UFC 113 Preview: Mauricio “Shogun” Rua Promises New Strategies for Rematch With Champ Lyoto Machida

Sherdog was on the press conference call: Rua, who was lauded for his calculated attacks against Machida, said he's been planning and drilling alternative strategies…

By: Nate Wilcox | 13 years ago
UFC 113 Preview: Mauricio “Shogun” Rua Promises New Strategies for Rematch With Champ Lyoto Machida
Bloody Elbow 2.0 | Anton Tabuena

Sherdog was on the press conference call:

Rua, who was lauded for his calculated attacks against Machida, said he’s been planning and drilling alternative strategies but doesn’t forget that he’s facing an unorthodox striker.

“Many people think that taking the fight to the ground and working the ground with Machida would be a good way to win the fight, but that’s a very hard thing to (do) because Lyoto is a very good player on the ground and he’s trained a lot of sumo and wrestling, so he has a very good base,” said Rua. “Sometimes it’s very hard to get him down to the ground.

“When you prepare (for) a fight, you have to focus on the worst situation you can go through in a fight,” he continued. “Fighting Machida, the toughest situation you can find is fighting him standing up.”

Fighters are always vague and cagey when discussing their strategies pre-fight and rightfully so. Nevertheless, this little bit of entrail reading is very interesting to me. 

First let’s put it in context — Shogun essentially “solved” Lyoto Machida’s innovative (for MMA) striking style at UFC 113. Before facing Shogun, Machida had utterly baffled every opponent he’d faced in the UFC, most notably Rashad Evans.

I’m hoping to be able to focus on breaking down what Shogun did in some detail before the fight, but let’s start with a quick summary:

  • Machida’s Shotokan Karate style emphasizes evading strikes above all else;
  • Machida fights outside the kickboxing range of most fighters, he lunges in to land punches then retreats and throws kicks from the far outside — aiming to land with his feet rather than his shins as Muay Thai-based fighters do;
  • Machida looks to strike at the very instant when his opponent has committed to a strike and is therefore helpless to react;
  • Machida is also a double threat from the clinch: Machida has incorporated a fair bit of Muay Thai into his clinch game, especially knees from the plum, he also has an arsenal of trips and sweeps from the most common wrestling tie ups;
  • Machida loves to trip and sweep opponents while also landing punches and kicks from range;
  • Machida uses a bewildering array of feints and misdirections to keep opponents guessing.
Shogun essentially took almost all of Machida’s tools away by doing a few simple things:
  • Constantly walking down Machida and cutting off the cage while maintaining a tight defensive posture with his hands up;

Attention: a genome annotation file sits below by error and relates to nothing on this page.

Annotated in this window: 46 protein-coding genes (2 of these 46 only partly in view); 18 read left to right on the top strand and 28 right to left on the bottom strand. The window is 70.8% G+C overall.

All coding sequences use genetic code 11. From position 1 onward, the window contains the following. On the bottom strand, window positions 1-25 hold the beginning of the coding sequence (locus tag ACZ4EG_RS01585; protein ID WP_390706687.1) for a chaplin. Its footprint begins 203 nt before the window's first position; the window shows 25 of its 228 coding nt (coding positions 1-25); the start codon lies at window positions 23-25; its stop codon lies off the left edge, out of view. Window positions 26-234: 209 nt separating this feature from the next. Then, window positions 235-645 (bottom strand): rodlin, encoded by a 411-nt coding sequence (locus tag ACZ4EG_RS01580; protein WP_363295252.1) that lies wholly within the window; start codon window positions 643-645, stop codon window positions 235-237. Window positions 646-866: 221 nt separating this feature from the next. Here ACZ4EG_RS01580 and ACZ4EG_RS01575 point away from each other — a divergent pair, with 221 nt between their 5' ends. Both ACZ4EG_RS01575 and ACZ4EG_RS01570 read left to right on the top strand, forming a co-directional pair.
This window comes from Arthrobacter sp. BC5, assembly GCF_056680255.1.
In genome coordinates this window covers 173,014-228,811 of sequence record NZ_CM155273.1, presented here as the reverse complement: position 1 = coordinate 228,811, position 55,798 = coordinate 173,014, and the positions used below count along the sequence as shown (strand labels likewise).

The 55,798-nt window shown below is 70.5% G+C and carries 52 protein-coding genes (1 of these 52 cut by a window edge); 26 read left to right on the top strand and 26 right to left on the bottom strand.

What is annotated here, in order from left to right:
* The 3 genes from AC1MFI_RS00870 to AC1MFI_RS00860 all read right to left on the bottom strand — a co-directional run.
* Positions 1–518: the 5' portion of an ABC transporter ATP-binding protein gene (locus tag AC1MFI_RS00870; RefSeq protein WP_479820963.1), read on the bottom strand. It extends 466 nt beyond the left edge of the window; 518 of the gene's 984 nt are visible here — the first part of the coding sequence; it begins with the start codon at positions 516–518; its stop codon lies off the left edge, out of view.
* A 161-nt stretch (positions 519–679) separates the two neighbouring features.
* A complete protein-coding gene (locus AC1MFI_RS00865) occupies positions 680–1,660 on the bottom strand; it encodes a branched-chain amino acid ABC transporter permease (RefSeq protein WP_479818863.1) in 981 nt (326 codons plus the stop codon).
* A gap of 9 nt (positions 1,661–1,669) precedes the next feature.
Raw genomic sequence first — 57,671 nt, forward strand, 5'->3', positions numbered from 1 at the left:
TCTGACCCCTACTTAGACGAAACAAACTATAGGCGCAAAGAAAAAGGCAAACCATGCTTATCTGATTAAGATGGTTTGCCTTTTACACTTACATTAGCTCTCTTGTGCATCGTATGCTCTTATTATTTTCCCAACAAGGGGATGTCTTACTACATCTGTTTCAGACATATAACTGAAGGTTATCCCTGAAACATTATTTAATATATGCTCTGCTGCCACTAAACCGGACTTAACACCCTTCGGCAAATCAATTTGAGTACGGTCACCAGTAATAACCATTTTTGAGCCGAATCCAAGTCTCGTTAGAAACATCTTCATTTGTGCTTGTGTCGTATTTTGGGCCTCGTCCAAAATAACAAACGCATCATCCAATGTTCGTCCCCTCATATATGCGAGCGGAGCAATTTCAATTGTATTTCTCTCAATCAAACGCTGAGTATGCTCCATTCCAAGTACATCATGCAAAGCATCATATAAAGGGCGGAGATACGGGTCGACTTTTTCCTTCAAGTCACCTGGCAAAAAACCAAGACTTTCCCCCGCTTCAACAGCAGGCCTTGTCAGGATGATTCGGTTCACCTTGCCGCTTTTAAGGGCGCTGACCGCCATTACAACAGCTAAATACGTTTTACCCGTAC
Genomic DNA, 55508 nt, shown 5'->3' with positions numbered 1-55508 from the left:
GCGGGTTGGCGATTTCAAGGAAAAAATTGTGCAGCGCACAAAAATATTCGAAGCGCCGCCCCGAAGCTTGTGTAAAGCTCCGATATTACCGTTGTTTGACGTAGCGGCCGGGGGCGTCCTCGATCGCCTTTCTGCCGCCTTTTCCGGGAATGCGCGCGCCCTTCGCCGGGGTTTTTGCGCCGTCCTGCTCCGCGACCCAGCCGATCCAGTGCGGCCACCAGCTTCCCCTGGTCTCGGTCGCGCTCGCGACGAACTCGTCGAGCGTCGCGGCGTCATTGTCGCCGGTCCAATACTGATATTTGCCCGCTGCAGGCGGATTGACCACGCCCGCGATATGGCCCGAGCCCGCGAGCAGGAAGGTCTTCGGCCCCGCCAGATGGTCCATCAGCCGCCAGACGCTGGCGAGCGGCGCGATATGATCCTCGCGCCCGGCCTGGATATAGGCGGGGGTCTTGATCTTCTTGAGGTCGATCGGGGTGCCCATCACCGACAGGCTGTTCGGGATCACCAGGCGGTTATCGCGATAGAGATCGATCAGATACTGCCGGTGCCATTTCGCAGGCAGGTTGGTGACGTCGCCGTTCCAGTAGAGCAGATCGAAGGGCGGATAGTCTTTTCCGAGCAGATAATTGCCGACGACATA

• Ignoring the movement of Machida’s limbs and focusing entirely on his trunk;
  • Refusing to strike first but immediately countering with kicks to the legs and body anytime Machida lunged in to strike.
By doing all this Shogun turned Machida’s wearing game of evasive maneuver and hit-and-run tactics into a grinding war of attrition. By the championship rounds of the fight it was clear that Shogun’s kicks to the legs and body had worn down Machida far more than the punches to the head that Shogun ate in exchange.
The biggest question mark in the first fight was why no one took it to the ground. Both men are very skilled jiu jitsu players, and both are probably better from the top than from their backs. My theory is that Shogun felt he was winning on the feet and felt no need to take that risk and that by the time Machida realized that Shogun was wearing him down standing, his legs were too damaged to attempt a take down. Shogun did attempt a few take downs and said after the fight that he didn’t want to burn more energy on failed take down attempts.
So the question for today is this — is Shogun hinting that he’s looking to take Machida down in this fight?

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About the author
Nate Wilcox
Nate Wilcox

Nate Wilcox is the founding editor of BloodyElbow.com. As such he has hired every editor and writer to work for the site. Wilcox’s writing for BE is known for its emphasis on MMA history, the evolution of fighting techniques and strong opinions. Wilcox developed the SBN MMA consensus rankings which were featured in USA Today from 2009 to 2011. Before founding BE, Wilcox was a political operative working for such figures as Senators John Kerry and Mark Warner and an early political blogger. He is the co-author of Netroots Rising, a history of the political blogosphere from 2003 to 2007. Wilcox also hosts the Let It Roll podcast on music history for the Pantheon Podcast Network.

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